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South Africa’s Resistance Press · Alternative Voices in the Last Generation under Apartheid · Edited by Les Switzer and Mohamed Adhikari

South Africa's Resistance Press is a collection of essays celebrating the contributions of scores of newspapers, newsletters, and magazines that confronted the state in the generation after 1960. These publications contributed in no small measure to reviving a mass movement inside South Africa that would finally bring an end to apartheid.

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Nigerian Video Films · Edited by Jonathan Haynes

Nigerian video films—dramatic features shot on video and sold as cassettes—are being produced at the rate of nearly one a day, making them the major contemporary art form in Nigeria. The history of African film offers no precedent for such a huge, popularly based industry. The contributors to this volume, who include film and television directors, an anthropologist, and scholars of film studies and literature, take a variety of approaches to this flourishing popular art.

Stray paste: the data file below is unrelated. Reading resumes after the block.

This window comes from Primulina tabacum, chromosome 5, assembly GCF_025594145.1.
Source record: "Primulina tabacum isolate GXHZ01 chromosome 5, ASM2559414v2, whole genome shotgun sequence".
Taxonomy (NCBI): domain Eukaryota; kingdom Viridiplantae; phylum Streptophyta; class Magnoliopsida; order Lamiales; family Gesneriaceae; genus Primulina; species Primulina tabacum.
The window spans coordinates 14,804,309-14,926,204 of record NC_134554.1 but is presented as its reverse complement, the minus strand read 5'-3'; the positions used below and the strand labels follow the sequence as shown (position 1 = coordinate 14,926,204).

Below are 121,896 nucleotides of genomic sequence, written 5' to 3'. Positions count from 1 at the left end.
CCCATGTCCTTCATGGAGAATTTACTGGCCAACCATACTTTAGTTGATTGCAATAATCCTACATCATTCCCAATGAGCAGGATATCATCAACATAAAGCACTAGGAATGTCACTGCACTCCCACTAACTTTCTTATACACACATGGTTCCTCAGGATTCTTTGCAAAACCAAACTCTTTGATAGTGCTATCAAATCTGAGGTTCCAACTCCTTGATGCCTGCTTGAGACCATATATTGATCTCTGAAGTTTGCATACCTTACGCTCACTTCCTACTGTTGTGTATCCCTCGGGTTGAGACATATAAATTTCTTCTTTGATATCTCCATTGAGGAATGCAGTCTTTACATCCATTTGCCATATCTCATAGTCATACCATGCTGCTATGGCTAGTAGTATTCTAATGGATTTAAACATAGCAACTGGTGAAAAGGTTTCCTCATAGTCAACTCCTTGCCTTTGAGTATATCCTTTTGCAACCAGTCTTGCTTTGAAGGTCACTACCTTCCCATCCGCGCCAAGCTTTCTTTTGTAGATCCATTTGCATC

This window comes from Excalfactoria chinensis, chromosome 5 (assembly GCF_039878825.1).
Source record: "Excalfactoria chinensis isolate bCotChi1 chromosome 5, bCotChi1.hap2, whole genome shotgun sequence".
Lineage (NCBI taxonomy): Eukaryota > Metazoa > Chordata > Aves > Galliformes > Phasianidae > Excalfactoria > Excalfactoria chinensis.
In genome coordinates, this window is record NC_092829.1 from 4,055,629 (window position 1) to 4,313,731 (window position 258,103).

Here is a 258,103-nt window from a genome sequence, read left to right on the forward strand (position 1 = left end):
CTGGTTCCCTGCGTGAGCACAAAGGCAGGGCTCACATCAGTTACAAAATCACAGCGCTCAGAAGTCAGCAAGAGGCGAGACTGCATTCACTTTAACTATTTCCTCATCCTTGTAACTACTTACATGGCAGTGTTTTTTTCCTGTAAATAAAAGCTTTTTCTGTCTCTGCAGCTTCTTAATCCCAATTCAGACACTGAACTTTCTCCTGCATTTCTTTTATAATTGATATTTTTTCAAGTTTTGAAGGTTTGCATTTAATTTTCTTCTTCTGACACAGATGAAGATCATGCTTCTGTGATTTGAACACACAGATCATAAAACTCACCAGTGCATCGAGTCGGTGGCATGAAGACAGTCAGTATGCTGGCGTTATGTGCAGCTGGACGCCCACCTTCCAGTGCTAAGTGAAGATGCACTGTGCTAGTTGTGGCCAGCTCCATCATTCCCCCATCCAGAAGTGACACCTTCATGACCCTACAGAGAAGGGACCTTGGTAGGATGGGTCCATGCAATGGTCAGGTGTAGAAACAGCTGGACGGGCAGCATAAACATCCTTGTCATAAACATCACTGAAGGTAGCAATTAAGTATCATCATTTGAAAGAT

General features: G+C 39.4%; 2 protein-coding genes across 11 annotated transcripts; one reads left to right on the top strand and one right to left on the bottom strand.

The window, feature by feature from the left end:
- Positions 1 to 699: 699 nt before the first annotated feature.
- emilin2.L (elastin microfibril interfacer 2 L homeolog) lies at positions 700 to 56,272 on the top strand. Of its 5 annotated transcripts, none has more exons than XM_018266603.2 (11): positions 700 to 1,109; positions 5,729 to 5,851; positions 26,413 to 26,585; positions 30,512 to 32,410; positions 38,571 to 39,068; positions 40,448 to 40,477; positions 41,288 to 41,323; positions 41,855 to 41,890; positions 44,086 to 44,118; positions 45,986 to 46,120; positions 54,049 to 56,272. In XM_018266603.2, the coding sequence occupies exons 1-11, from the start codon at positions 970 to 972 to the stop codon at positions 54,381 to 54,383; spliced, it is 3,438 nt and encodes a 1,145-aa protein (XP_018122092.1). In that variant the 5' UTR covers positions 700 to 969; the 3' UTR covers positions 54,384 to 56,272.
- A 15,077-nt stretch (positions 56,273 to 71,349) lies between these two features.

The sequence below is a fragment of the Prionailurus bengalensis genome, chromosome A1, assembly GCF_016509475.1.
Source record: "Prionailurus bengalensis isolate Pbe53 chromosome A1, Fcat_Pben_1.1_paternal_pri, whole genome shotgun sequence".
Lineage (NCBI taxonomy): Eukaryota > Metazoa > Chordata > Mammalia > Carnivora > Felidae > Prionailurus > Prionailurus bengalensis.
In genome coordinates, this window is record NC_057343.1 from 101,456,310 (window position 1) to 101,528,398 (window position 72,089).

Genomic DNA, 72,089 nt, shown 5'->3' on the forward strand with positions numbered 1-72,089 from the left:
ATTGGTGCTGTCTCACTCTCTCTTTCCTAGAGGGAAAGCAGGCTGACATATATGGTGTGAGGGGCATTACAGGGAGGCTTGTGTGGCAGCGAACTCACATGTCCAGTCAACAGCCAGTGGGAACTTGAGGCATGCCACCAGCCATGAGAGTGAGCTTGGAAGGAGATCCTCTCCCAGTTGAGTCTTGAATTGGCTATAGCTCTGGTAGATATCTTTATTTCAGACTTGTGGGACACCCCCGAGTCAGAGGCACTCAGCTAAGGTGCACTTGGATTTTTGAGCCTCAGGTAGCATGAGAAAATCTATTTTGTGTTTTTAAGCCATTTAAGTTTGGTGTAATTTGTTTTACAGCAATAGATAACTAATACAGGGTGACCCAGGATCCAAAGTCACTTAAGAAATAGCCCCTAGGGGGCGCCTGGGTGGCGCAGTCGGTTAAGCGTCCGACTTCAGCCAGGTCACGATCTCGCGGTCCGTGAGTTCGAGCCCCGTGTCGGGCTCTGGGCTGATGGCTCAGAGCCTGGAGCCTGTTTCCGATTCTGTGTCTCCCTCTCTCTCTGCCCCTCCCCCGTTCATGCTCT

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Revolution and Religion in Ethiopia · The Growth and Persecution of the Mekane Yesus Church, 1974–85 · By Øyvind M. Eide

Studies of the 1974 Ethiopian revolution have hitherto almost completely ignored religion, in spite of the commitment of a great majority of Ethiopian people to one or another religious tradition. Eide traces the journey from support for the revolution by the church leaders and local members to their suspected alliance with opposition forces.

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Property Rights & Political Development in Ethiopia & Eritrea · By Sandra Joireman

This book looks at the microfoundations of poverty in the developing world and in particular those present in property rights. The local institutions that govern land access are fundamental in affecting the distribution of wealth in a society. Property rights matter because they affect political development and economic growth. Development economists and policy makers often work on the assumption that property rights evolve from collective to more specified systems.